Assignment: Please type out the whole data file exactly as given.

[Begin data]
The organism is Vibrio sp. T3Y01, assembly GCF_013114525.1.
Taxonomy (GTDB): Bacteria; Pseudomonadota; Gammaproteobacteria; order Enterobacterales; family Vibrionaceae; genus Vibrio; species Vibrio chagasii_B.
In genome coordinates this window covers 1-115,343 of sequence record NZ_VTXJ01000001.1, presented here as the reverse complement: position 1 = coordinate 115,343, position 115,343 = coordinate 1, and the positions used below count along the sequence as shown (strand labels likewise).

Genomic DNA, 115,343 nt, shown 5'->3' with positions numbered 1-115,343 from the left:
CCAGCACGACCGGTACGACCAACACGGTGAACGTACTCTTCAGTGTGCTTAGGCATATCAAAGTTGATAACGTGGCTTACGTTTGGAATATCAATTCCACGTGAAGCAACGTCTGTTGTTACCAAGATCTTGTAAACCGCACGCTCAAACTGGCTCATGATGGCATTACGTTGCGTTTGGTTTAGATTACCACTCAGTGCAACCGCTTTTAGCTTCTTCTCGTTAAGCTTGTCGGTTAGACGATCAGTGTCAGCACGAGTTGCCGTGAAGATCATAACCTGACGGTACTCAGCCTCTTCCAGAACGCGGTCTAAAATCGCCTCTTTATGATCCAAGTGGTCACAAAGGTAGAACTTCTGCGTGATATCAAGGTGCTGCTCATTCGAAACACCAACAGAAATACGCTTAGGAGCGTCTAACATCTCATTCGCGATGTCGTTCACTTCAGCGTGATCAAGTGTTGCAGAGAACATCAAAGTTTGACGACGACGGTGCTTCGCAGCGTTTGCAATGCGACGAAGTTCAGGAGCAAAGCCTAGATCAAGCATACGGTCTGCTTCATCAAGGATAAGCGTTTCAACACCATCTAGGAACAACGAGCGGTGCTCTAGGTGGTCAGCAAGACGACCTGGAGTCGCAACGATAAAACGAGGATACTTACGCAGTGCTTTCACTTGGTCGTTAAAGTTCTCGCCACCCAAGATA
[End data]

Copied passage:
The organism is Vibrio sp. T3Y01, assembly GCF_013114525.1.
Taxonomy (GTDB): Bacteria; Pseudomonadota; Gammaproteobacteria; order Enterobacterales; family Vibrionaceae; genus Vibrio; species Vibrio chagasii_B.
In genome coordinates this window covers 1-115,343 of sequence record NZ_VTXJ01000001.1, presented here as the reverse complement: position 1 = coordinate 115,343, position 115,343 = coordinate 1, and the positions used below count along the sequence as shown (strand labels likewise).

Genomic DNA, 115,343 nt, shown 5'->3' with positions numbered 1-115,343 from the left:
CCAGCACGACCGGTACGACCAACACGGTGAACGTACTCTTCAGTGTGCTTAGGCATATCAAAGTTGATAACGTGGCTTACGTTTGGAATATCAATTCCACGTGAAGCAACGTCTGTTGTTACCAAGATCTTGTAAACCGCACGCTCAAACTGGCTCATGATGGCATTACGTTGCGTTTGGTTTAGATTACCACTCAGTGCAACCGCTTTTAGCTTCTTCTCGTTAAGCTTGTCGGTTAGACGATCAGTGTCAGCACGAGTTGCCGTGAAGATCATAACCTGACGGTACTCAGCCTCTTCCAGAACGCGGTCTAAAATCGCCTCTTTATGATCCAAGTGGTCACAAAGGTAGAACTTCTGCGTGATATCAAGGTGCTGCTCATTCGAAACACCAACAGAAATACGCTTAGGAGCGTCTAACATCTCATTCGCGATGTCGTTCACTTCAGCGTGATCAAGTGTTGCAGAGAACATCAAAGTTTGACGACGACGGTGCTTCGCAGCGTTTGCAATGCGACGAAGTTCAGGAGCAAAGCCTAGATCAAGCATACGGTCTGCTTCATCAAGGATAAGCGTTTCAACACCATCTAGGAACAACGAGCGGTGCTCTAGGTGGTCAGCAAGACGACCTGGAGTCGCAACGATAAAACGAGGATACTTACGCAGTGCTTTCACTTGGTCGTTAAAGTTCTCGCCACCCAAGATA